Which brings us to the Doctor's actions in this. Yes, Rose has done what anyone would do if they had access to a time machine. All very selfish but well-meaning. The Doctor, however, has been snacking on the stupid pills which he used to feed to the Brigadier. What on Earth is he playing at? It is one thing to take Rose to stand in the background of her parents' wedding, but he then agrees to take her to see her dad being killed. Twice. Even though the second time he and Rose are still present in their earlier versions - so scope for all manner of damage to time. And then he is surprised when Rose decides she would rather not see her father die in front of her eyes but will save him instead. He deserves to get eaten by a Reaper much earlier in the episode.
The story is very much a character piece, and a bit of a tear-jerker at that. The Reapers, entirely CGI creatures, have obviously been included just for the kids, as a monster-of-the-week. Camille Coduri gets to play a younger, brassier version of Jackie. Pete Tyler is Shaun Dingwall - a superb performance. He's just an ordinary bloke, who wants the best for his family, but has failings. Lots of them. For a dead man, he'll play quite a significant role in the next series.
- "Bad Wolf" is scrawled on some posters on the wall where the Doctor and Rose are waiting for the accident to take place.
- As mentioned above, Pete Tyler will have a significant role to play later on.
- The absence of the Time Lords due to the Time War is referenced, as the Doctor states that they could have sorted all this.
Overall, a very emotional tale, with some lovely performances. Nice to see a story that looks at the consequences of time tampering.
Things you might like to know:
- The time tampering in this episode does not always make a lot of sense.
- First up - why does the TARDIS appear to be just an empty box? It's by far the oldest thing in the area, yet we are told that the Reapers target the newest things first. Why take just the insides, and leave the box?
- And, same as above, why take Mickey's mum and leave him, when he is younger than she is?
- The church is clearly Victorian, so a lot of the houses in the area would be a lot older, and so would offer much better protection. In fact, as Southwark was heavily bombed during WWII, this church might even be a 1950's rebuild.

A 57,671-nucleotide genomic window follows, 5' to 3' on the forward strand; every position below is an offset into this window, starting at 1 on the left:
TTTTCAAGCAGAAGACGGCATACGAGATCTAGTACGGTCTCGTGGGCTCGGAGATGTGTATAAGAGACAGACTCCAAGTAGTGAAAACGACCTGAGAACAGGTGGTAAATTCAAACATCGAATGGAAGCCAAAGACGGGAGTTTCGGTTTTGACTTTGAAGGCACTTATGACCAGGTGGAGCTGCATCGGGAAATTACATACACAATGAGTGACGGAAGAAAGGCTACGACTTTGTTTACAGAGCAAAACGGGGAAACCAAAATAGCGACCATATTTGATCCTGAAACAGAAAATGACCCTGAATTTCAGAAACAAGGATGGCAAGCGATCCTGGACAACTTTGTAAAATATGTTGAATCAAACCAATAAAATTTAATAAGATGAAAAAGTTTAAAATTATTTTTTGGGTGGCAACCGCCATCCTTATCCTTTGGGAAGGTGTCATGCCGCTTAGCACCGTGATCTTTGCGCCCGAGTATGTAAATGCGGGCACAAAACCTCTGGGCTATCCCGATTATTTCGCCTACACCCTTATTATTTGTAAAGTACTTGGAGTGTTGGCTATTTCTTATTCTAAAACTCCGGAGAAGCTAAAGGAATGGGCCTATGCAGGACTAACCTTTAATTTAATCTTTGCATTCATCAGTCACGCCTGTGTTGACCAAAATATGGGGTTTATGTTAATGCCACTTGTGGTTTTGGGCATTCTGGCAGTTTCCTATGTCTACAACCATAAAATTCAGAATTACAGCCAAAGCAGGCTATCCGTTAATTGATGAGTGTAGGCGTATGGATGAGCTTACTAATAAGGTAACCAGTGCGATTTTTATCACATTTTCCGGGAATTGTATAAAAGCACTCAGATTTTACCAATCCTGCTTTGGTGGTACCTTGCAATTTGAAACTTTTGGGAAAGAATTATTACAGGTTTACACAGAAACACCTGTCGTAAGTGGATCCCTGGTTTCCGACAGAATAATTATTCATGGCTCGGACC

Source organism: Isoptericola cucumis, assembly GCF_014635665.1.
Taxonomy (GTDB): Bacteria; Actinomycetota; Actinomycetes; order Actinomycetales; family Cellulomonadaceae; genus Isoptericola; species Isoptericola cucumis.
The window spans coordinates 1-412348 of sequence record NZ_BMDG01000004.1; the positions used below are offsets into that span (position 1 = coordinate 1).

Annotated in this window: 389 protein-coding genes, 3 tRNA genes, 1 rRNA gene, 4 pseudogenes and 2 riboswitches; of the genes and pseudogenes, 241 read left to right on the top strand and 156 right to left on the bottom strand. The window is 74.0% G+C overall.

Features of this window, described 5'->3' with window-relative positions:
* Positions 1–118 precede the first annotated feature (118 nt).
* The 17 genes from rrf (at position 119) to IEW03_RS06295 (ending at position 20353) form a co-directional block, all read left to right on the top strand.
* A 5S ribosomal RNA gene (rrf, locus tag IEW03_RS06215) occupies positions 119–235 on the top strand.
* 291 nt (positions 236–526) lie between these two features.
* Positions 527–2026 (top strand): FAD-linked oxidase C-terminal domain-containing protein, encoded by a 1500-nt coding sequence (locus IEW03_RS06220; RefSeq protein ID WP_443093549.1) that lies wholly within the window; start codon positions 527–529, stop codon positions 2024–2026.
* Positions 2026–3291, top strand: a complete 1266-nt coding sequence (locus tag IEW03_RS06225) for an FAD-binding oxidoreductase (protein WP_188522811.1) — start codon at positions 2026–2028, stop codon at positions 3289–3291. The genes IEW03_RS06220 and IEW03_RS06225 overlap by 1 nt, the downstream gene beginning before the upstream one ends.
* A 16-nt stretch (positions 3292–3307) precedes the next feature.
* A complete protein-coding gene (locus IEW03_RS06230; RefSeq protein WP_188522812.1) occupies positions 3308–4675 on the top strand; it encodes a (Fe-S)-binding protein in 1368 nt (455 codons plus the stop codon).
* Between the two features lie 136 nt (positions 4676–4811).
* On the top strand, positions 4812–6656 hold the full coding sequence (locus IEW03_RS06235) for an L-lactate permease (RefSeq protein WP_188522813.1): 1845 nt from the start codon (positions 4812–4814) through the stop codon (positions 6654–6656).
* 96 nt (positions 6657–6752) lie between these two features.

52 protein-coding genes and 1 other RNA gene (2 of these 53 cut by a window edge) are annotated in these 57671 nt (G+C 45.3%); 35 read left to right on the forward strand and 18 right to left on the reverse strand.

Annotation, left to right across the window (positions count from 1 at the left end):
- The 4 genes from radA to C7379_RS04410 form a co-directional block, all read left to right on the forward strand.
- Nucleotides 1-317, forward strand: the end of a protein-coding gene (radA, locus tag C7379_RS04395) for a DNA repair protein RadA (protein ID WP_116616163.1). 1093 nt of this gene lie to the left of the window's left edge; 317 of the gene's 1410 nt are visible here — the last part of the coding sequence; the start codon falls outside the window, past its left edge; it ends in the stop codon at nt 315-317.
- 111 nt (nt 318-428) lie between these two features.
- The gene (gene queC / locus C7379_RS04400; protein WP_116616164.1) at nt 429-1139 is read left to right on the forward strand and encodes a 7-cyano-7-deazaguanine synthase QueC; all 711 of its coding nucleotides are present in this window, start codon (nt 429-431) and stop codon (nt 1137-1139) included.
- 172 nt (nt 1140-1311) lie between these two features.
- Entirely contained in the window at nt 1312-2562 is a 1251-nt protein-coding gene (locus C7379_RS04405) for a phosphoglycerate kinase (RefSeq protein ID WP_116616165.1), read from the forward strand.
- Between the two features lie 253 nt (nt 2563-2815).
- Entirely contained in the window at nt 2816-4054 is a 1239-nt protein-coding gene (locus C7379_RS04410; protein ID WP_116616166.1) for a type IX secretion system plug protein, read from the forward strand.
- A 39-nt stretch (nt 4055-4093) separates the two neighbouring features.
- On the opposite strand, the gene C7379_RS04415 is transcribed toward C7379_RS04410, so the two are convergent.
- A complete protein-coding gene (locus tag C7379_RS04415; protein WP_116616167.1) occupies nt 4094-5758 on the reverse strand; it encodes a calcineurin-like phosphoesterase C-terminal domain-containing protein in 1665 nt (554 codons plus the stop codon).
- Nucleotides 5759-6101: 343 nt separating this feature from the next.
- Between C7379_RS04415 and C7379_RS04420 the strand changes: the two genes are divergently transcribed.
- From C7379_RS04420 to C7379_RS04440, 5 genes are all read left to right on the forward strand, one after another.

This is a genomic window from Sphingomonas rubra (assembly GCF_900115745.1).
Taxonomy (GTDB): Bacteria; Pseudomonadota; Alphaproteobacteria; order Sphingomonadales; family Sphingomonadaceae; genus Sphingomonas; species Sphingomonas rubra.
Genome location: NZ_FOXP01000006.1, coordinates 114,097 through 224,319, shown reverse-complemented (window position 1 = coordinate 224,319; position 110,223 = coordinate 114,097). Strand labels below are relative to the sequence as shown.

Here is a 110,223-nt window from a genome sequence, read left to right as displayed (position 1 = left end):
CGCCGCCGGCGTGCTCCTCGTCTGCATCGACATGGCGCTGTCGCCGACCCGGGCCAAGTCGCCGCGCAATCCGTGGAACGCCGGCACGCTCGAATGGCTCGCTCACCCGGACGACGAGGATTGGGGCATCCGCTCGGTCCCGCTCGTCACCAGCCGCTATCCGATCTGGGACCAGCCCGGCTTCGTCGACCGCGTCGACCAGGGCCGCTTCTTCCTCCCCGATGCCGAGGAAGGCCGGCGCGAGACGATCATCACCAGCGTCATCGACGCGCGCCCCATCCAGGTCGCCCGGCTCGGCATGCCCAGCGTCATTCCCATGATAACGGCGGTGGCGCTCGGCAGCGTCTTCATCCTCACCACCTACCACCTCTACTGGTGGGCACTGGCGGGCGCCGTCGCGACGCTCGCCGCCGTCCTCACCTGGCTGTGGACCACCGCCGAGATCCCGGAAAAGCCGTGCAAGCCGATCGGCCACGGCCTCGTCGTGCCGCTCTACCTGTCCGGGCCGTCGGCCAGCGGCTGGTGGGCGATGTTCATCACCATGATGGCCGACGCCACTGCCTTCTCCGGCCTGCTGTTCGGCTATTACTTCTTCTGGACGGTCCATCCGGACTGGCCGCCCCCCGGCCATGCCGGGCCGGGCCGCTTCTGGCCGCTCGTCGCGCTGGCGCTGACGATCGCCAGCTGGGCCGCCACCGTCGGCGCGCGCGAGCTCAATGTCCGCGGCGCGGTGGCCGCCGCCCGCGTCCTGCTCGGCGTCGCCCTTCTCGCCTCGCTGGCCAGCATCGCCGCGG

- And why does the car start to appear at the church, instead of back where it is supposed to be?
- This is the first Doctor Who story since Marco Polo to have narration by someone other than the Doctor.
- The young version of Rose is played by Julie Joyce. She will later appear as one of Frobisher's daughters in Torchwood: Children of Earth.
- The music from her time which Rose hears on Pete's radio is a song by The Streets. Mike Skinner of that band will have a cameo in Series 5 - the victim of River Song's hallucinogenic lip-stick at the beginning of Time of the Angels.
- Whilst Doctors have encountered their earlier selves several times, only once before has a Doctor encountered an earlier version of his current incarnation - the Third Doctor in Day of the Daleks.
- Rose coming into physical contact with herself creates a temporal paradox - just as when the two Brigadiers met in Mawdryn Undead. This is due to the Blinovitch Limitation Effect. Strangely, this term does not get mentioned here.
- The initial story idea for this episode was to have been Pete dying over and over again, but seen from different characters' perspectives. The story would have been told to the Doctor by Jackie in the present day, so that Eccleston could have done minimal filming and had a break. His father was seriously ill at this time.
- Another version would have seen slightly different Pete's, due to there being a new timeline created each time he died. Everyone would have taken refuge in a pub instead of a church, and its decor would have been pushed back in time after each onslaught from the Reapers.
- The Reapers were originally envisaged as cowled figures, like vampiric monks.
- Pete's get-rich-quick schemes were inspired by Paul Cornell's own father.
- During production, the cast and crew who smoked used to use the hideous vase prop as an ashtray.
- The actor who plays Stuart's dad Sonny - Frank Rozelaar-Green - provides some of the fancy footwork in The Doctor Dances, providing close-up shots of the Doctor's dancing feet.